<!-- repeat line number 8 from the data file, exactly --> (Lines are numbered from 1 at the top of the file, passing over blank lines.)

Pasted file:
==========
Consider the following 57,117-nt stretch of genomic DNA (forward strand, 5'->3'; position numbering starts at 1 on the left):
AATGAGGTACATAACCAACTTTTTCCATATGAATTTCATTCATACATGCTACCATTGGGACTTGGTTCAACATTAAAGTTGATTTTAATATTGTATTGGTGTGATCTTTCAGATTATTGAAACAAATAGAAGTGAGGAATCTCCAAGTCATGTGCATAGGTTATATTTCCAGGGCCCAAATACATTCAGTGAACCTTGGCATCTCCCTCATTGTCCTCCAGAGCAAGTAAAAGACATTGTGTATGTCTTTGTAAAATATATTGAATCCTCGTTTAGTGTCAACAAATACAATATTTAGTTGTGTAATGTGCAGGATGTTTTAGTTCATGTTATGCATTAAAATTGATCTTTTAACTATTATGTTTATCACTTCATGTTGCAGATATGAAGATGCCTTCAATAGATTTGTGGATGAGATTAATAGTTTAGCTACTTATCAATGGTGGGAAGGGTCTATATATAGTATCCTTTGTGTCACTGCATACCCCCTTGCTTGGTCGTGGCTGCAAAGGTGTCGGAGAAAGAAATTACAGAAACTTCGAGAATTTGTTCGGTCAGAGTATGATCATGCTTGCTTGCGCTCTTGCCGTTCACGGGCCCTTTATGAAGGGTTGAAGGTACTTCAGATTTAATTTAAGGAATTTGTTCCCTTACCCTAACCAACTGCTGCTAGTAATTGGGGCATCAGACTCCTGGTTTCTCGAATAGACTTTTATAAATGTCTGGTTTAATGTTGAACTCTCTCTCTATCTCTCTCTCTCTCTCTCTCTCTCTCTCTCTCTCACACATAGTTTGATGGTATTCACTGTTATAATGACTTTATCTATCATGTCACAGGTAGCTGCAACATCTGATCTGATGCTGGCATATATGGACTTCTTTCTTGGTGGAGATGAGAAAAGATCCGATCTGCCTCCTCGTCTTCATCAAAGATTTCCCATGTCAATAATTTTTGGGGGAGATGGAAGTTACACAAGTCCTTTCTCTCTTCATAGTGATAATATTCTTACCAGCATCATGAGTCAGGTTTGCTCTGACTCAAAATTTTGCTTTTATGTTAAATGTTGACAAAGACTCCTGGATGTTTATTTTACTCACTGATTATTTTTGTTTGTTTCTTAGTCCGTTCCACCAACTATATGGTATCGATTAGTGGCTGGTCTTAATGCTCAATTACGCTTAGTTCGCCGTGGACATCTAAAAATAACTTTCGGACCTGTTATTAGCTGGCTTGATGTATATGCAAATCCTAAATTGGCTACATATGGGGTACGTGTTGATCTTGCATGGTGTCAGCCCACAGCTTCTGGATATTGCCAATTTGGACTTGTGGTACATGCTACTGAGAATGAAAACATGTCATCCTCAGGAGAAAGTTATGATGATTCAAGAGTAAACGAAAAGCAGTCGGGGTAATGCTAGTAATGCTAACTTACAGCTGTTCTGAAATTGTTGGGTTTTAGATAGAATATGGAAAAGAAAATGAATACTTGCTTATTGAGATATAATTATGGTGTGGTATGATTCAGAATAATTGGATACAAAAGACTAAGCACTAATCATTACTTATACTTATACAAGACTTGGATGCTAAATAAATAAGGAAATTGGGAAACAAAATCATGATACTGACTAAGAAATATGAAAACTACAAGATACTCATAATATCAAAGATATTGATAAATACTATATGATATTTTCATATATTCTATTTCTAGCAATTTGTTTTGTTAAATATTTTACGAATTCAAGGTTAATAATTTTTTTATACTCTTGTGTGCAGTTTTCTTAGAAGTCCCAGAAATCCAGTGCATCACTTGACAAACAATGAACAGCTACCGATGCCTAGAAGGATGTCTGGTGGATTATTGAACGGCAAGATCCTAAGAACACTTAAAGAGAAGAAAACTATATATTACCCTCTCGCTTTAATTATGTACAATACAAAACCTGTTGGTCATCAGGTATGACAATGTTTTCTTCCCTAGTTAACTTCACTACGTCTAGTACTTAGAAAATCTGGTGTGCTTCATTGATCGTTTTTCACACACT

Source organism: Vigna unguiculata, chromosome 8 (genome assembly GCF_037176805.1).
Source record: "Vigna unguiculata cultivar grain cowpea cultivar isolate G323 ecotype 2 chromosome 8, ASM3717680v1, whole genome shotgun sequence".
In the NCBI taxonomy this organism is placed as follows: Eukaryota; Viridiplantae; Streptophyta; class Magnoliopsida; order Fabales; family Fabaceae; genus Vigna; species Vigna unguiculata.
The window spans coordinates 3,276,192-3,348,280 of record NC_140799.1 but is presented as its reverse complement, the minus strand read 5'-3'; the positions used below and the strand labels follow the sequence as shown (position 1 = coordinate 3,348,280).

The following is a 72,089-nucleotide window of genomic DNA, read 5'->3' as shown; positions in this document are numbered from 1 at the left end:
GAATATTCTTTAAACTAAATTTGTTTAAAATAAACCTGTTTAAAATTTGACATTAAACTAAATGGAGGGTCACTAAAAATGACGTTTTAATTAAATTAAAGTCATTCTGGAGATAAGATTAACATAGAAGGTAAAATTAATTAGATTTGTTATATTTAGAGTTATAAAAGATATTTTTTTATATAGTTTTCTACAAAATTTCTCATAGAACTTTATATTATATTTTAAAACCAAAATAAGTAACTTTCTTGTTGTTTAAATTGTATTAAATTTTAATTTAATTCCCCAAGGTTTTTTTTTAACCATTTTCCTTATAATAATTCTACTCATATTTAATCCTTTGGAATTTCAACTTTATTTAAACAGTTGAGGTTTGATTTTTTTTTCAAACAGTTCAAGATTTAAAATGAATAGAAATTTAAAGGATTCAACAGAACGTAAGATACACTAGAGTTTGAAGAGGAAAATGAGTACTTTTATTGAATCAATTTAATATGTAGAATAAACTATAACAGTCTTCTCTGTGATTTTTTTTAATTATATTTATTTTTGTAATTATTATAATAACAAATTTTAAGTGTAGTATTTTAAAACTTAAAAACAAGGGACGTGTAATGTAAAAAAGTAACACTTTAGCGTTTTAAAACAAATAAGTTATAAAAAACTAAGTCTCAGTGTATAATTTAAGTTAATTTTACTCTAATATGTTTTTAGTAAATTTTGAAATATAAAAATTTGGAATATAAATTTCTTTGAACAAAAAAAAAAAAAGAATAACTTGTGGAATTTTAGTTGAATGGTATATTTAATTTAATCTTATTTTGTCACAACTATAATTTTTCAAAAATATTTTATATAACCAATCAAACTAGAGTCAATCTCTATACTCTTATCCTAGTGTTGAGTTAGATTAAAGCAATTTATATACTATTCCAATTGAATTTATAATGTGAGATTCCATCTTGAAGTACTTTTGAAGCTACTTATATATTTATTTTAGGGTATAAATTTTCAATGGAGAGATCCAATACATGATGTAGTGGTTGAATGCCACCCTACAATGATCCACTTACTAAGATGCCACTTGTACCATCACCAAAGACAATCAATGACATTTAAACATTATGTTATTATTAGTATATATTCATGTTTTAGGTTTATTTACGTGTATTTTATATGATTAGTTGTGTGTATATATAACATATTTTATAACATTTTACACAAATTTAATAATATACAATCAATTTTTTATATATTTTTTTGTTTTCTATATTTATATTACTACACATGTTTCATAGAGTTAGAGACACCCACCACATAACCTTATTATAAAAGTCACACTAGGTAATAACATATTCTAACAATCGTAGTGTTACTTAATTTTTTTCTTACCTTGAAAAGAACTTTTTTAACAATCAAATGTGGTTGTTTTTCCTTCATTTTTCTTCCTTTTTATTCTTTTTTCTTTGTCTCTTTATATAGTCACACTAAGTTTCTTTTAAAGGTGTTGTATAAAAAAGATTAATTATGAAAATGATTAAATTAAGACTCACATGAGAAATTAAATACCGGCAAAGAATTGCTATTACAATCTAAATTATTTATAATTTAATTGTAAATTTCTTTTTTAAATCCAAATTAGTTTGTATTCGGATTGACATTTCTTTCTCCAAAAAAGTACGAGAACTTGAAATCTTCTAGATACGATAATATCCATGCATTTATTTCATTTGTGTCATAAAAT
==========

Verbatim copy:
GAATATTCTTTAAACTAAATTTGTTTAAAATAAACCTGTTTAAAATTTGACATTAAACTAAATGGAGGGTCACTAAAAATGACGTTTTAATTAAATTAAAGTCATTCTGGAGATAAGATTAACATAGAAGGTAAAATTAATTAGATTTGTTATATTTAGAGTTATAAAAGATATTTTTTTATATAGTTTTCTACAAAATTTCTCATAGAACTTTATATTATATTTTAAAACCAAAATAAGTAACTTTCTTGTTGTTTAAATTGTATTAAATTTTAATTTAATTCCCCAAGGTTTTTTTTTAACCATTTTCCTTATAATAATTCTACTCATATTTAATCCTTTGGAATTTCAACTTTATTTAAACAGTTGAGGTTTGATTTTTTTTTCAAACAGTTCAAGATTTAAAATGAATAGAAATTTAAAGGATTCAACAGAACGTAAGATACACTAGAGTTTGAAGAGGAAAATGAGTACTTTTATTGAATCAATTTAATATGTAGAATAAACTATAACAGTCTTCTCTGTGATTTTTTTTAATTATATTTATTTTTGTAATTATTATAATAACAAATTTTAAGTGTAGTATTTTAAAACTTAAAAACAAGGGACGTGTAATGTAAAAAAGTAACACTTTAGCGTTTTAAAACAAATAAGTTATAAAAAACTAAGTCTCAGTGTATAATTTAAGTTAATTTTACTCTAATATGTTTTTAGTAAATTTTGAAATATAAAAATTTGGAATATAAATTTCTTTGAACAAAAAAAAAAAAAGAATAACTTGTGGAATTTTAGTTGAATGGTATATTTAATTTAATCTTATTTTGTCACAACTATAATTTTTCAAAAATATTTTATATAACCAATCAAACTAGAGTCAATCTCTATACTCTTATCCTAGTGTTGAGTTAGATTAAAGCAATTTATATACTATTCCAATTGAATTTATAATGTGAGATTCCATCTTGAAGTACTTTTGAAGCTACTTATATATTTATTTTAGGGTATAAATTTTCAATGGAGAGATCCAATACATGATGTAGTGGTTGAATGCCACCCTACAATGATCCACTTACTAAGATGCCACTTGTACCATCACCAAAGACAATCAATGACATTTAAACATTATGTTATTATTAGTATATATTCATGTTTTAGGTTTATTTACGTGTATTTTATATGATTAGTTGTGTGTATATATAACATATTTTATAACATTTTACACAAATTTAATAATATACAATCAATTTTTTATATATTTTTTTGTTTTCTATATTTATATTACTACACATGTTTCATAGAGTTAGAGACACCCACCACATAACCTTATTATAAAAGTCACACTAGGTAATAACATATTCTAACAATCGTAGTGTTACTTAATTTTTTTCTTACCTTGAAAAGAACTTTTTTAACAATCAAATGTGGTTGTTTTTCCTTCATTTTTCTTCCTTTTTATTCTTTTTTCTTTGTCTCTTTATATAGTCACACTAAGTTTCTTTTAAAGGTGTTGTATAAAAAAGATTAATTATGAAAATGATTAAATTAAGACTCACATGAGAAATTAAATACCGGCAAAGAATTGCTATTACAATCTAAATTATTTATAATTTAATTGTAAATTTCTTTTTTAAATCCAAATTAGTTTGTATTCGGATTGACATTTCTTTCTCCAAAAAAGTACGAGAACTTGAAATCTTCTAGATACGATAATATCCATGCATTTATTTCATTTGTGTCATAAAAT